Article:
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Pets in the 30th Century

This article was originally posted to the Terra/Sol Games blog at http://terrasolgames.com on September 28, 2011, and is reprinted here and in Freelance Traveller’s January 2012 issue with the author’s permission.

Fluffy has changed! So has Fido for that matter. In the 30th Century pets are what you make of them. Many aren’t even all biological anymore. A digital dog never grows old, never gets tired and doesn’t throw up on the rug. If that’s what you’re looking for then digital Fido is the answer for you. Combine a digital pet with an Agent or if you want to go all out an Intellect program then you can have a pet sensitive to your every whim—snuggling when you’re down, leaving you alone when you’re angry and playing when you’re bored. Your pet can even carry on a conversation with you with the correct programming. Replace the faux fur every few years and, voilą, Fido is immortal, something that can be handed down from one generation to the next and is probably a better repository of family lore than Grandpa.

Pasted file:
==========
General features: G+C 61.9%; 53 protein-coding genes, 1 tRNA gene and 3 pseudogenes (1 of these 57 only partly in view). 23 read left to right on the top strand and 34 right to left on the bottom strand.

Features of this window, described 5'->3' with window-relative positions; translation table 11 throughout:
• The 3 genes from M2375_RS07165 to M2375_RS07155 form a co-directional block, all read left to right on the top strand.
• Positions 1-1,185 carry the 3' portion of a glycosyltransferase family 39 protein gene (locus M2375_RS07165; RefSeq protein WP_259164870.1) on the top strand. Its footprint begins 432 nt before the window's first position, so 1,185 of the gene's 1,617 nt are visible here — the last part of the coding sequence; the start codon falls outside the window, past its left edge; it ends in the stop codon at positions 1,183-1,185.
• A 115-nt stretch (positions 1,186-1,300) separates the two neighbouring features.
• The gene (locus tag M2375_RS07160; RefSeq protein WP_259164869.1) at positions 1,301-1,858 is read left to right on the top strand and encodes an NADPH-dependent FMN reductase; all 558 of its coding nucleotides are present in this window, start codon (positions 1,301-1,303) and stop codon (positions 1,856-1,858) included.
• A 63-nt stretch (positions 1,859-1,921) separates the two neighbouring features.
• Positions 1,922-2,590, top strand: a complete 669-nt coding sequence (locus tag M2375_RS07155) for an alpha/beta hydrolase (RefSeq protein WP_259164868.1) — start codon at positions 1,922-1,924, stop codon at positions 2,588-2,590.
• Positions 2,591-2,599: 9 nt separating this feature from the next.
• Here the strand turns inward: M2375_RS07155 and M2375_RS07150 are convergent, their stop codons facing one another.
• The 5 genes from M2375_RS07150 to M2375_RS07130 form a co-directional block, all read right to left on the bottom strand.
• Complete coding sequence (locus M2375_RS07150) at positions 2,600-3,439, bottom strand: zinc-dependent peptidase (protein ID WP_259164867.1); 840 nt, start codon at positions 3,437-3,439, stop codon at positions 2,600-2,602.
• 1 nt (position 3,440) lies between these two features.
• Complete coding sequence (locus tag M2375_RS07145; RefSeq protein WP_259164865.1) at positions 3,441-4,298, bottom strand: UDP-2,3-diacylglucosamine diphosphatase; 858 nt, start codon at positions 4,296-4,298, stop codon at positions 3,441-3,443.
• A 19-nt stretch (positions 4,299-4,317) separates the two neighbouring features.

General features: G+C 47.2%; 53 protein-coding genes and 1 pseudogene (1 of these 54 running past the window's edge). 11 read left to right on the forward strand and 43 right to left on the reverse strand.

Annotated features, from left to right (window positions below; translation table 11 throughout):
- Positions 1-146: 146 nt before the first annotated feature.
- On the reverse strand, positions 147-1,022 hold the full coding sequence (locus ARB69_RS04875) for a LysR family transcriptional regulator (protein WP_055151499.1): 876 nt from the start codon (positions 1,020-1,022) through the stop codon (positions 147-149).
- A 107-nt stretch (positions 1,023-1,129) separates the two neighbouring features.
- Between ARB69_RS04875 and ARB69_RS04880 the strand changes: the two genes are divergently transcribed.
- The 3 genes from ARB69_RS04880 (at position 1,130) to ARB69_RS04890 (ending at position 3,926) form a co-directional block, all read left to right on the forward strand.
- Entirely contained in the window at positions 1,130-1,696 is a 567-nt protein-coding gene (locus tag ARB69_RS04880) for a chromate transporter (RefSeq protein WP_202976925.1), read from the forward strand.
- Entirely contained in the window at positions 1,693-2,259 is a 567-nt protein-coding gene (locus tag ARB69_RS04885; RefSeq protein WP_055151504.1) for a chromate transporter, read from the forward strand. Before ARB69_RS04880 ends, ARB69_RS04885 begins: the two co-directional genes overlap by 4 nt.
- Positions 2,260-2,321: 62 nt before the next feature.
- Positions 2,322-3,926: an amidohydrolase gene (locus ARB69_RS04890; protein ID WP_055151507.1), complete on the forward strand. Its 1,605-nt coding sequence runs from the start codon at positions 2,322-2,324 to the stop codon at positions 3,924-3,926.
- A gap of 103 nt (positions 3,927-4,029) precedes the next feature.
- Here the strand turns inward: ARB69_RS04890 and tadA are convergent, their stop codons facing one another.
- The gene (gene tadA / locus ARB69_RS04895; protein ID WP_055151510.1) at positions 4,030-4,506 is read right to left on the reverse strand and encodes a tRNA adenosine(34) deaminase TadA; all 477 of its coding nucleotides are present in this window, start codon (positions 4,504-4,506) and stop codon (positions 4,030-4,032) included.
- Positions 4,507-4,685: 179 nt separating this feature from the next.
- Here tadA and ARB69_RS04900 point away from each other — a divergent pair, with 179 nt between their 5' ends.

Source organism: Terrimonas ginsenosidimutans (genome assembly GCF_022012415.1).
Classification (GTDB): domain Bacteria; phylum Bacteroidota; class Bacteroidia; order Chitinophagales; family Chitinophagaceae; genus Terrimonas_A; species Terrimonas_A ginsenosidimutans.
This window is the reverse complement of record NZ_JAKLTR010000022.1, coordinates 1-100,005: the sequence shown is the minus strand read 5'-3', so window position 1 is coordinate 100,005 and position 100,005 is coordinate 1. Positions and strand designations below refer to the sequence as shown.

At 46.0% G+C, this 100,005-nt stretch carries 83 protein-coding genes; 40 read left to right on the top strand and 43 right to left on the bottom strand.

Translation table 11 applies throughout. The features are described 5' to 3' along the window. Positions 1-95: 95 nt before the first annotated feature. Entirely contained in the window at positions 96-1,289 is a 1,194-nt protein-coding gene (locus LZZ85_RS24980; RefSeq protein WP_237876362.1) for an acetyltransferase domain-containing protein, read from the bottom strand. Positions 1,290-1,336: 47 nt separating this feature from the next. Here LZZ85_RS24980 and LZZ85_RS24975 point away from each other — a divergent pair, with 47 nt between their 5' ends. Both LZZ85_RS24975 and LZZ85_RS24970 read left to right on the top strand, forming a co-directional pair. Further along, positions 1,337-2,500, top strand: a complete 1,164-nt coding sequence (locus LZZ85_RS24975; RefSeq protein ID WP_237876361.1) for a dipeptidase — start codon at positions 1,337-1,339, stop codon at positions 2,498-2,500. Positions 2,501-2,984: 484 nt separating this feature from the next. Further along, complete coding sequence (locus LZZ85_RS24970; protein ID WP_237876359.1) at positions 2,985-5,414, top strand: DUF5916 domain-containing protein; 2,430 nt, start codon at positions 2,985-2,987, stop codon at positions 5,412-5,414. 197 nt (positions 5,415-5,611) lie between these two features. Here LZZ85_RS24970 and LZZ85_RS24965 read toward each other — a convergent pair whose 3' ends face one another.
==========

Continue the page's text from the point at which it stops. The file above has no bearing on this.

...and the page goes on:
Combining digital and biological nets you even more options. A BioCon dog outfitted with an intellect program can be hard to tell from an uplift. Implanting digital brains in biological organisms accounts for some of the extremely unusual pets seen in the 30th century—things like talking goldfish and snakes. Beyond that even we reach the realm of the truly bizarre: flying talking cats, a Chimera (with or without mechanically added fire breathing), a miniature dragon or an neon pink talking purse dog running an intellect program that probably makes it smarter than the person toting it around.

Besides the bizarre these unusual pets have actually taken on useful roles. The Cheshire cat might now be running an EdSoft program providing a useful learning tool for your toddler all the while entertaining them. The BioCon mastiff with augmented muscles running an intellect program makes for a more than adequate night watchman. Needless to say a DVM now has more to keep up with than a doctor and a second degree in computer science might be in order.

How does this affect my game? That is only limited by you and your players’ imaginations. Pets would now make very useful intelligence gathering assets. The Villain with the Neon Pink Purse Poodle becomes just that much more memorable, especially if the damn thing is hurling insults at the players.

The tools you need for creating unusual pets are all contained in the Traveller Core RuleBook (TCRB) mostly around page 92 where Software is discussed and the previous page which discusses non-ship computer hardware. The Encounters and Dangers chapter of the TCRB starting on page 69 also is a good source for inspiration on what an unusual ‘pet’ might look like.